walkitout (walkitout) wrote,
walkitout
walkitout

Is this one of those eskimo-words-for-snow things?

I posted earlier that Mikael at copenhagenize says 50% of Americans live within 8 km of their workplace. H. responded that she usually sees this cited as within 5 miles (and I will confirm that we live within 5 miles of R.'s workplace at this time, and I know other people who live within this distance of work). Doing a little digging on the 5 miles version, I've turned up this:

"In fact, the U.S. Census Bureau estimates that approximately half of all Americans live within 5 miles of their workplace."

Here:

http://www.cdc.gov/nceh/Features/bike_week_2009.htm

The web page is advocacy (yay) for biking to work. Unfortunately, the bicycling advocacy community has some echo-chamber characteristics. It's entirely possible that Mikael, the CDC and a couple other people are essentially all quoting each other.

The journey-to-work information collected on the US Census is in the form of an address for the workplace, time of travel (both when and how long) and mode of travel (and if more than one mode, you're supposed to say the mode for the most distance, so if you bike to a bus, you took the bus).

While it is _possible_ the US Census took the address for the individual filling out the form, the address on the journey-to-work section, and did some calculation on it (either crow-flies or some google-maps style get directions), that strikes me as far, far, far beyond unlikely. And if they _did_ do that, I cannot imagine they wouldn't have produced something I could stumble across somewhere.

But hey, I'm wrong a lot. Prove it to me. I've e-mailed the CDC asking them for sources on the above quoted statement. Bet anything the net effect of asking is to cause the bike to work page to be edited and/or retired. Or the US Census quits getting "credit" for this statistic.

ETA: Okay, judging by this:

http://74.125.47.132/search?q=cache:gmeiPzovK0sJ:lehd.did.census.gov/led/datatools/doc/ICDE08_conference_0768.pdf+us+census+miles+%22commute+distance%22+site:census.gov&cd=1&hl=en&ct=clnk&gl=us&client=firefox-a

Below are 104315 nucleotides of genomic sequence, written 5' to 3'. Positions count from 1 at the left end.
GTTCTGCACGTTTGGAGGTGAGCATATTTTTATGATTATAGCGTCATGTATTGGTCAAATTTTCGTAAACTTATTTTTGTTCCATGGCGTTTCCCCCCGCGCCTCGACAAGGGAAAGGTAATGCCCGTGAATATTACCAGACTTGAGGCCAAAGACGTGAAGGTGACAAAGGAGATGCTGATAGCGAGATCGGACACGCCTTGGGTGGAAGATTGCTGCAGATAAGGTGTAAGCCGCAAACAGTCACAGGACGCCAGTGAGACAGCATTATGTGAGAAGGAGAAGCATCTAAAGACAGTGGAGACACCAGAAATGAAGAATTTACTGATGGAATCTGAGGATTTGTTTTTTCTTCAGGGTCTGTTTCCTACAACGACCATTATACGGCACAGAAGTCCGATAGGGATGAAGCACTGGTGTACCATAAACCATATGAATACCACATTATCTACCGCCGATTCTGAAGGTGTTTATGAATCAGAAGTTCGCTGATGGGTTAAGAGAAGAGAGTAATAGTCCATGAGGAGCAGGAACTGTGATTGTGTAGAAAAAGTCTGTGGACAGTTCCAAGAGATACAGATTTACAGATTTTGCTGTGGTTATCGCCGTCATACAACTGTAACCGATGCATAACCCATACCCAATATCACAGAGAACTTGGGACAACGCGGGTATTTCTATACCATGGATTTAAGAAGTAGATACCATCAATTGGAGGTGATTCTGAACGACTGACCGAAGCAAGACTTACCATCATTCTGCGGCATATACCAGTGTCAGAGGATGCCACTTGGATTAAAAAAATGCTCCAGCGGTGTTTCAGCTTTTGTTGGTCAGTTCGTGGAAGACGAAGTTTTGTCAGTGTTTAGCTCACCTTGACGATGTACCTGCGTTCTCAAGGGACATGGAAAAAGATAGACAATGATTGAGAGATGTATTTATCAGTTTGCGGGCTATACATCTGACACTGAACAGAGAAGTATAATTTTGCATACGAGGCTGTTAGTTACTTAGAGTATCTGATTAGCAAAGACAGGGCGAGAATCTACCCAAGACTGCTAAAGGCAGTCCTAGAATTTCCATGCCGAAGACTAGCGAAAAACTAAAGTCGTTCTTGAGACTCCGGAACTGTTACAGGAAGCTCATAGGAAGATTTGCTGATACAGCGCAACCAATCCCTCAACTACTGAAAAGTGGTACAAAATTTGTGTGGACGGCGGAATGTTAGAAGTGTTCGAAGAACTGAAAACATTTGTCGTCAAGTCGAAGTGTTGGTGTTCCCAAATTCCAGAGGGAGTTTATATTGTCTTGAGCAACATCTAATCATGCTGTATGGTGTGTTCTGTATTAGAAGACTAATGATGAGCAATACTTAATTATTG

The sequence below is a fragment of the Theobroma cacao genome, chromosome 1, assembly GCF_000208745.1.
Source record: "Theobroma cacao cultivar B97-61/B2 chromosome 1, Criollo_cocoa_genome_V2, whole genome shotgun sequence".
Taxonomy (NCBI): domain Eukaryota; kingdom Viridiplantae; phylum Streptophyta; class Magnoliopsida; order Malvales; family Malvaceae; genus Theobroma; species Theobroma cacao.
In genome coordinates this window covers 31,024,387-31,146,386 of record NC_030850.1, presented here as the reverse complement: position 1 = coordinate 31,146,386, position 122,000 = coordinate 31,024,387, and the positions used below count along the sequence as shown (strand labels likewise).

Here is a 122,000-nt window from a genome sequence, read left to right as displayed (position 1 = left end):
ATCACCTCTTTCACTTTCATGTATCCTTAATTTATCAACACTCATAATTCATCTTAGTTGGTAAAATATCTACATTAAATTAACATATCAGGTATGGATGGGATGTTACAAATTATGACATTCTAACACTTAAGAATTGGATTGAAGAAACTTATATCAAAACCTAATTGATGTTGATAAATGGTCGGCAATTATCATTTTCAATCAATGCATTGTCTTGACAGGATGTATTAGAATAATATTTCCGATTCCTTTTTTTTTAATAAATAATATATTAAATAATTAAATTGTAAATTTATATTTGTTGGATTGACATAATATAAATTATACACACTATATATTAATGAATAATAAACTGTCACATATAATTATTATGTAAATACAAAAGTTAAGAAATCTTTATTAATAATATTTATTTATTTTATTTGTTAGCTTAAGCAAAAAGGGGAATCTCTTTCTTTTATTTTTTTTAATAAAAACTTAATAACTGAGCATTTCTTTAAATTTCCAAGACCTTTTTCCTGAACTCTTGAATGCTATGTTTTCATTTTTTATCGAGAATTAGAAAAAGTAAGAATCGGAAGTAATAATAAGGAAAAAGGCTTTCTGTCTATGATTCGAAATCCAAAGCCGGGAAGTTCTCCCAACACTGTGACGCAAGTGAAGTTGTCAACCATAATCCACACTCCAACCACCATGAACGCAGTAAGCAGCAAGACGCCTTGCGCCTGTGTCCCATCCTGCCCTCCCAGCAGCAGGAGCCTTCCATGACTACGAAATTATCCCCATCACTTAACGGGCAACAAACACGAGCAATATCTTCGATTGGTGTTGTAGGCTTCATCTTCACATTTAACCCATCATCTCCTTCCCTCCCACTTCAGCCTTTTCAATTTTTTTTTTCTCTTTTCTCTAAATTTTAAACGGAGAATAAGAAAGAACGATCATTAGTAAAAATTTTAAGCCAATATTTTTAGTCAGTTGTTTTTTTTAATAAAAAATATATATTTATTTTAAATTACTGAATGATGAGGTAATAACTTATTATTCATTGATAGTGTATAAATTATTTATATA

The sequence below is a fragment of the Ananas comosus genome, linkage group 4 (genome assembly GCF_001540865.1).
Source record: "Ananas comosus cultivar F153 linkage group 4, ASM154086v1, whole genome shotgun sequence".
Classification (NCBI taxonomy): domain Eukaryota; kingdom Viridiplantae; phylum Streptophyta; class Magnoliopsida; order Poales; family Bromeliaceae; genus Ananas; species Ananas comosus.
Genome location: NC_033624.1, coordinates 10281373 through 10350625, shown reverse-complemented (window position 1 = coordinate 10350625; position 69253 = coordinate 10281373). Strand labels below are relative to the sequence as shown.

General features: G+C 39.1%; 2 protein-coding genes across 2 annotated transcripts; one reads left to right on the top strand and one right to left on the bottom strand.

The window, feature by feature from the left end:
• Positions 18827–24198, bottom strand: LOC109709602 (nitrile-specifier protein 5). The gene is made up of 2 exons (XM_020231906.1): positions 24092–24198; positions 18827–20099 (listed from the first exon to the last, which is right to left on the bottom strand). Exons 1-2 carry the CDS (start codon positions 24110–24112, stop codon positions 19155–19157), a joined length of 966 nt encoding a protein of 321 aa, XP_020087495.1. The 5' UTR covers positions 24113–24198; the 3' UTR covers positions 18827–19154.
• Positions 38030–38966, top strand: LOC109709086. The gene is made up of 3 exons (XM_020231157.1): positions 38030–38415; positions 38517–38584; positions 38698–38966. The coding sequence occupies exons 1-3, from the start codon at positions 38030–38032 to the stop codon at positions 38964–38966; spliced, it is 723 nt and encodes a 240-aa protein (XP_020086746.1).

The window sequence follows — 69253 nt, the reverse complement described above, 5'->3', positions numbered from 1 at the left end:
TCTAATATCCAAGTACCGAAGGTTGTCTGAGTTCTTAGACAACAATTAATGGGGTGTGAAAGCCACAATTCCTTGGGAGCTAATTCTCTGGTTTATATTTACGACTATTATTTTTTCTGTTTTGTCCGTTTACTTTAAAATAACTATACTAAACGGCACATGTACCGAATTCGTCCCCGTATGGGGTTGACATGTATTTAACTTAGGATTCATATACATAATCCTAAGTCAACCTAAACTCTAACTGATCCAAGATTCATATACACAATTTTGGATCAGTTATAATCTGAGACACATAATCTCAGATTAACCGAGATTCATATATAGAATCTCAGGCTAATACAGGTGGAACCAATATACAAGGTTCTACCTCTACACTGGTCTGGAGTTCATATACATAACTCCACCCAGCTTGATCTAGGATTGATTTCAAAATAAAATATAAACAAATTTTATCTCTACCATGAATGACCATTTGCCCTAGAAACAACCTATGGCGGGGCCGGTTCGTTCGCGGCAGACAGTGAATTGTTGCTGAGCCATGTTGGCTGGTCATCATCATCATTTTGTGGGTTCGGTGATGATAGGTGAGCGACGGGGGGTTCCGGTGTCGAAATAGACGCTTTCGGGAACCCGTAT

What we're looking for is someone doing O/D (origin destination) block analysis. The above was done for Minnesota, with a median commute distance of 6.23 miles. Which is _not_ less than 5 miles. Last time I checked. Furthermore, it is _not_ 8 km or less than 8 km. It is 10 km. And furthermore, the difference between 8 km and 10 km is greater than the daily average cycling distance in Denmark, the country with the highest annual cycling average in the world. So don't be telling me 2 km doesn't matter.

ETAYA: Further digging supports the crow-flies analysis theory.

http://www.cities21.org/BABPC/

I don't think the CTPP O/D pairs pass through the addresses for obvious reasons, so detailed route analysis, in addition to being computationally expensive, may be impossible.

ETASM: http://www.mtc.ca.gov/maps_and_data/datamart/census/Irvine96.htm

Again, supporting my assertion that median commute distance in miles is greater than Mikael's assertion in km.

ETABlah blah bleeping blah: I don't know if you've read down this far, but have you noticed how everyone is throwing out commutes longer than 100 miles one way?

ETABBBB2: On the, maybe Mikael means North America theory, here's something:

http://www.cbc.ca/canada/toronto/story/2008/03/04/car-toronto.html

median commuting distance in Toronto in 2006 was 9.4 km. NOT under 8 km.

I'm feeling a little cranky, actually.

www.vitalsignscanada.ca/rpt2008/table-XII-1.pdf

But for Canada as a whole it 2006, median was 7.6. Which _is_ under 8 km.

Wow. Look at that chart! It's the crazy rural areas that bring the numbers down. The cities are considerably higher.
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